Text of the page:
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Why Many Think a Uniform Fiduciary Rule Won’t Work

By Rita Raagas De Ramos October 23, 2017

Some legislators and regulators argue a uniform fiduciary standard is the best approach to investor protection because it would be the most easily understood solution. Others disagree because of the challenges of coming up with an all-encompassing, uniform fiduciary standard. Yet others object because they believe the compromises required to reach uniformity would result in a weak and ultimately ineffective fiduciary standard.

When Finra CEO Robert Cook appeared before the House Subcommittee on Capital Markets, Securities and Investments last month, legislators from both sides of the aisle were keen on pushing for a uniform fiduciary standard for all advisors.

Cook was enthusiastic about the suggestion and vowed Finra would work with other agencies to help achieve it. “We support a uniform standard as well. We think that will be the most helpful and frankly, understandable by all of the investors.”

SEC chairman Jay Clayton is currently collecting comments on standards of conduct for investment advisors and broker-dealers, noting one recommendation put forward to the regulator is a “single standard of conduct combined with a harmonization of other rules and regulations” applicable to both investment advisors and broker-dealers when providing advice to retail investors.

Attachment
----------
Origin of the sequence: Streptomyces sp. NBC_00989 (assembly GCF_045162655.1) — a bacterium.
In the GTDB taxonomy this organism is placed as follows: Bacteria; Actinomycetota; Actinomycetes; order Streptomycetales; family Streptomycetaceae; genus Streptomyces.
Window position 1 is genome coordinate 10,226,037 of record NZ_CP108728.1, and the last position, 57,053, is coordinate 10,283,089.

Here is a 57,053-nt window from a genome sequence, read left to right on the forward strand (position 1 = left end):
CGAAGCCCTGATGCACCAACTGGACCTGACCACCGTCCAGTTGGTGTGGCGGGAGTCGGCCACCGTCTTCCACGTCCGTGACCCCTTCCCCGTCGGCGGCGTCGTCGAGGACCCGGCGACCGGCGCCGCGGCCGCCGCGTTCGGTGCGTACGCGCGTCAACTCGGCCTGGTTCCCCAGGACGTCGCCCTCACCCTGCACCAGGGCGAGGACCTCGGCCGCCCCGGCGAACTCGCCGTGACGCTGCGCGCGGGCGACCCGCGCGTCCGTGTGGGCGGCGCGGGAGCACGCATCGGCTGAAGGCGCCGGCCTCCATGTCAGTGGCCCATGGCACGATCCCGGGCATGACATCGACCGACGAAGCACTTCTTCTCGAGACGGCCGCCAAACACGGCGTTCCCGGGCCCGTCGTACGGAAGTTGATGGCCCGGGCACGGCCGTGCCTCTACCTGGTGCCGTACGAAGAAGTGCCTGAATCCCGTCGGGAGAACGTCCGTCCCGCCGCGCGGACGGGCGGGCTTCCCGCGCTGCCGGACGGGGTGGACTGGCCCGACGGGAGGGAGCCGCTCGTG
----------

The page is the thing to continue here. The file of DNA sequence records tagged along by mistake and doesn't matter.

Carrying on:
Not so fast, say others outspoken in the fiduciary standard debate.

Top among them is Barbara Roper, director of investor protection at the Consumer Federation of America. She believes with all the strong lobbying she’s seen against the Department of Labor’s fiduciary rule, wishing for a uniform fiduciary standard that would truly protect the best interests of investors is futile.

Lobbying groups such as Sifma and the Investment Company Institute “don’t want a uniform fiduciary standard” she says. “They want a uniformly weak and watered-down standard.”

The proposal submitted by Sifma to the SEC is “designed to take the existing suitability standard, rebrand it as a best-interest standard, add a few disclosures that no investor will read and understand, and pretend that they’ve done something to improve protections for investors,” Roper says. “That is not acceptable. That is not a compromise.”

She adds that “the Sifma proposal, echoed by ICI, would undermine rather than enhance investor protection.”

Lisa Bleier, associate general counsel and managing director for public policy and advocacy at Sifma, says Roper’s interpretation of Sifma’s proposal is too simplistic. “There’s more to it than that.”

Without commenting specifically on Roper’s characterization of ICI’s intentions, a spokeswoman for the group says ICI “strongly supports a workable conduct standard that puts the best interest of retirement and retail savers first, and we look forward to continued dialogue with the SEC as it develops such a standard.”